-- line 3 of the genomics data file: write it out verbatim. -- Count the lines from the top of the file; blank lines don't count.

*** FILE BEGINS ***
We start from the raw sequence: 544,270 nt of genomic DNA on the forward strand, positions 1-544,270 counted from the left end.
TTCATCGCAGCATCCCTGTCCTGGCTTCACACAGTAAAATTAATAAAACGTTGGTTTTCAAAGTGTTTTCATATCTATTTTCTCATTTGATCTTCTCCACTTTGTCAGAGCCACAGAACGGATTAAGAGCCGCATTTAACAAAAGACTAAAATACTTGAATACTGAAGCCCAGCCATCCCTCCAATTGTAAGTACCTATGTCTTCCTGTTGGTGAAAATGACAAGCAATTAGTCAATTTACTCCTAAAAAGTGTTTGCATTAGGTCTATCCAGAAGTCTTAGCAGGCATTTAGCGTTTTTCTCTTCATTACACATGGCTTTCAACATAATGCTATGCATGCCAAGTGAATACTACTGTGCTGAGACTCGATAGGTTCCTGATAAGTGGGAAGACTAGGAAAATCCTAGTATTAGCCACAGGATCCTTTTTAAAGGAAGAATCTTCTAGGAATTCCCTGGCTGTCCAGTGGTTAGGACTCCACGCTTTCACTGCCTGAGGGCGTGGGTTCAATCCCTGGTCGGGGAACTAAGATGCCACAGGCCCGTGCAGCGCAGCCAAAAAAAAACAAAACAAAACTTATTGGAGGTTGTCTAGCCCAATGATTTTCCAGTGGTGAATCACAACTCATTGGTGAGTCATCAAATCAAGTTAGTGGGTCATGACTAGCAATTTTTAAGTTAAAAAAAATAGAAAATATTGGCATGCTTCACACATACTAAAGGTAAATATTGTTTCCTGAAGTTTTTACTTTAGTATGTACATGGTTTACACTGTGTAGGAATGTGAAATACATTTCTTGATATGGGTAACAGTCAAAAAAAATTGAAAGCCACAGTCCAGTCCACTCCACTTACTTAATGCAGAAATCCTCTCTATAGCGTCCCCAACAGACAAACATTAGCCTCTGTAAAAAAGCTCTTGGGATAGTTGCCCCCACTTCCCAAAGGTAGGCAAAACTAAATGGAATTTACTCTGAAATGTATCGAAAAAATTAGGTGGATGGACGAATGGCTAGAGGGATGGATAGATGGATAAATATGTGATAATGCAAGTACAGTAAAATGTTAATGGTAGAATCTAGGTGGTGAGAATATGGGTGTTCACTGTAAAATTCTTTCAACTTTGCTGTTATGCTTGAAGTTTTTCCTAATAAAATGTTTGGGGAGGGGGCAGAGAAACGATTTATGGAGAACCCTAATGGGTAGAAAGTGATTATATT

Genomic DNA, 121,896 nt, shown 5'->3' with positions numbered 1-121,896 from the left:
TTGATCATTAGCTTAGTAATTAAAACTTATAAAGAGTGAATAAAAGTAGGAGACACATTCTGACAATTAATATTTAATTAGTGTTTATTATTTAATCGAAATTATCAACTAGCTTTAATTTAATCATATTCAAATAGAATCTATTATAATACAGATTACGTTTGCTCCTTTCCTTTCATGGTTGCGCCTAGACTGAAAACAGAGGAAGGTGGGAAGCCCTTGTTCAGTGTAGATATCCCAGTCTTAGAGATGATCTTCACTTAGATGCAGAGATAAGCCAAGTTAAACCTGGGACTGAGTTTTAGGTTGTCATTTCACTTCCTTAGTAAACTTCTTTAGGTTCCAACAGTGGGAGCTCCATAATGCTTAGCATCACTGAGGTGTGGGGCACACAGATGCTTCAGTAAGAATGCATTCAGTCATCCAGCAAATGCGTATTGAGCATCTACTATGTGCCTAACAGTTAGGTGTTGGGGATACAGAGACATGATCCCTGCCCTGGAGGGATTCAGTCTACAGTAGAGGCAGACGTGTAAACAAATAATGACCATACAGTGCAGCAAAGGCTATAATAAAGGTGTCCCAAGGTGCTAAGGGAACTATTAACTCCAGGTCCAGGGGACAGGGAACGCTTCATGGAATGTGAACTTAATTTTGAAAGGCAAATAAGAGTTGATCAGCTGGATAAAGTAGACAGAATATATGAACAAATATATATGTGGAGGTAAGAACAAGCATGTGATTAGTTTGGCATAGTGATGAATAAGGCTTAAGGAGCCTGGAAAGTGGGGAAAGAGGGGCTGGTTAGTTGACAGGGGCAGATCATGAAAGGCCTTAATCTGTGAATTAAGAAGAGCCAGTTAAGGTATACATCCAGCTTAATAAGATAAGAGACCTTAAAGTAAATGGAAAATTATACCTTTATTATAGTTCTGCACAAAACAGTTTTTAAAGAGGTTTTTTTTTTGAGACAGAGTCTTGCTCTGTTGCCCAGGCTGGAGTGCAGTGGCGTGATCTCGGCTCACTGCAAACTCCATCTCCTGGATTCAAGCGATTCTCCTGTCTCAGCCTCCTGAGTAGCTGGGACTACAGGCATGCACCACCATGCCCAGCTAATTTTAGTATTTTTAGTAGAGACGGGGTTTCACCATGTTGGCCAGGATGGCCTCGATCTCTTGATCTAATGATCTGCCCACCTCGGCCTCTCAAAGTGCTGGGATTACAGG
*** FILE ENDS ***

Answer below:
Genomic DNA, 121,896 nt, shown 5'->3' with positions numbered 1-121,896 from the left: